Insolvency and reform of English bankruptcy law, 1831-1914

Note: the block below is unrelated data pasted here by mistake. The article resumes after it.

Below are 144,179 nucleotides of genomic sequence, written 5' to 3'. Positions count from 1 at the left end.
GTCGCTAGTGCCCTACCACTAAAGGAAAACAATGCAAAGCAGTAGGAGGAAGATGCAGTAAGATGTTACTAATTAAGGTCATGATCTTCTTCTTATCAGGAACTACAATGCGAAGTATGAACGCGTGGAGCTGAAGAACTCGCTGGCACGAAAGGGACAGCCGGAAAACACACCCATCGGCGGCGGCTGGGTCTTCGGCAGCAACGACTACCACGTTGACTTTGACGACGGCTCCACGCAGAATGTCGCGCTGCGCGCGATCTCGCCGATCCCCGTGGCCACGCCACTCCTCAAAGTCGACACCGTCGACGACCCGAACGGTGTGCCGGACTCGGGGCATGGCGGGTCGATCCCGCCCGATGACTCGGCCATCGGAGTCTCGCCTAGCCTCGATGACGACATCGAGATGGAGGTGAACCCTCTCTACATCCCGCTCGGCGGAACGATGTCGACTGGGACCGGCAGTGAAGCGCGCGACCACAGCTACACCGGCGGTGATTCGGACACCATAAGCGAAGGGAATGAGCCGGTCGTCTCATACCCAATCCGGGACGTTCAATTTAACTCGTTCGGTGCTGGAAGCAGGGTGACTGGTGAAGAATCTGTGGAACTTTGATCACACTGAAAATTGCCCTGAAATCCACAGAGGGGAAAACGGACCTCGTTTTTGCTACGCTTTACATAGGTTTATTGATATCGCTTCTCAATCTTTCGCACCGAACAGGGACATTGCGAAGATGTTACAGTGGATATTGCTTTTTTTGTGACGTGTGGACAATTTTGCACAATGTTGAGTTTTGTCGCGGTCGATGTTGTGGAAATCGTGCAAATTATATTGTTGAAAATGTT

This thesis is a history of the reform of English bankruptcy law 1831-1914 and a statistical analysis of the insolvency the reforms sought to limit. The first two chapters describe the historiography of government growth in nineteenth-century Britain and outline the history of English bankruptcy legislation until 1831. Using statistics from bankruptcy reports published by the Board of Trade after 1883 and returns issued by other government entities prior to that date, chapters three and four define the extent and the characteristics of insolvency. These chapters analyze the aggregate level of bankruptcy in particular occupations and geographic areas; they also examine the effect of trade cycles on bankruptcy levels, both in terms of numbers of bankruptcies and losses occasioned. The remaining chapters trace the history of bankruptcy legislation and examine why Parliament embraced the concept of government supervision of bankrupt estates in 1831, then dismantled the system in the 1860s, only to reimpose it once again a short time later. The roles of three groups in this story -- the business community, the legal profession, and the government -- are examined in detail using the records of the local chambers of commerce, law societies, and other organizations. The thesis concludes that, while the aggregate level of losses declined after the Bankruptcy Act of 1883, the loss rates for some occupations did not reflect this decline. Also, trade cycles did not uniformly affect the rate of bankruptcy for all occupations and geographic areas. Random factors rather than trade cycles had the greatest effect on annual bankruptcy rates. The thesis also argues that the extension of government brought about by bankruptcy reforms was largely a pragmatic attempt to manage bankrupt estates efficiently and had little philosophical basis. Further, the close resemblances between bankruptcy reforms and other Victorian extensions of government add to the evidence that, while there may not be a strict pattern to government growth, such growth may be considered as a distinct and identifiable process.